By October 14, 1966, the initial equipment that the Jason East Project No. 2 group of Columbia’s IDA had developed, for the Pentagon’s electronic battlefield in Indochina, had been delivered to the U.S. Army Electronics Command at Fort Monmouth in New Jersey. The Jersey firm that produced and shipped the equipment that the Jason Division members had designed was Squires-Sanders, Inc.. MIT Professor Hill then wrote an Oct. 20, 1966 letter to Laurance Rockefeller (who also sat on the IDA board of trustees between Columbia University Trustee Burden and Columbia University President Grayson Kirk in the 1960s) which stated:
“This summer I was associated with a special IDA project operating in the Cambridge area and concerned with certain Southeast Asia problems. My particular piece of it seems to have been accepted, and some of the requisite hardware has already been fabricated.”
Coincidentally, an associate of former IDA Trustee Laurance Rockefeller, Randall P. Marston, sat on the board of directors of the Squires Sanders, Inc. firm that was awarded the initial $43,000 war contract to produce the initial hardware for the electronic battlefield project, that Jason East Project No. 2 of Columbia’s IDA was designing under MIT Professor Hill’s leadership.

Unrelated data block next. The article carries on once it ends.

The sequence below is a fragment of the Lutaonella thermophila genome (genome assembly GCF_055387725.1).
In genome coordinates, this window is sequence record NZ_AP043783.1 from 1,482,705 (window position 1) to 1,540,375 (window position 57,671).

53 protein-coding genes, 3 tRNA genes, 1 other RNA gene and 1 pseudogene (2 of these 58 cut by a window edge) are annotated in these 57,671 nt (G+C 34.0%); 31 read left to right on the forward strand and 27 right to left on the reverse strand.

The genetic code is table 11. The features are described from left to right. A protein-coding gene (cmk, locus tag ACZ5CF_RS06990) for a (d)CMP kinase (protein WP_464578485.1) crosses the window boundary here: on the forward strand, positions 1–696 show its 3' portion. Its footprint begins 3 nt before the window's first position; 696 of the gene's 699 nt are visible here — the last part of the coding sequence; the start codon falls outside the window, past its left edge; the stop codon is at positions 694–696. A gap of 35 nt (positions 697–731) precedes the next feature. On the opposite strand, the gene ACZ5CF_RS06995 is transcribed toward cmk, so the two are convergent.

In an Oct. 20, 1966 letter to Charles Fontaine, former IDA Vice-President and Director of Research Hill also reported that his Jason East Project No. 2 group had demonstrated the possibility of “a new type of military electronics operation.” Besides Hill, the Jason East Project No. 2 group then included Princeton University Professor Richard Leibler, George Wheeler and M. Paul Wilson of Bell Telephone Labs, Leonard Sheingold of Sylvania, Burton Bruno and Walter Hausz of General Electric and Bruno Augenstein of IDA.
Next: Columbia University’s IDA Jason Project 1960s Work—Part 12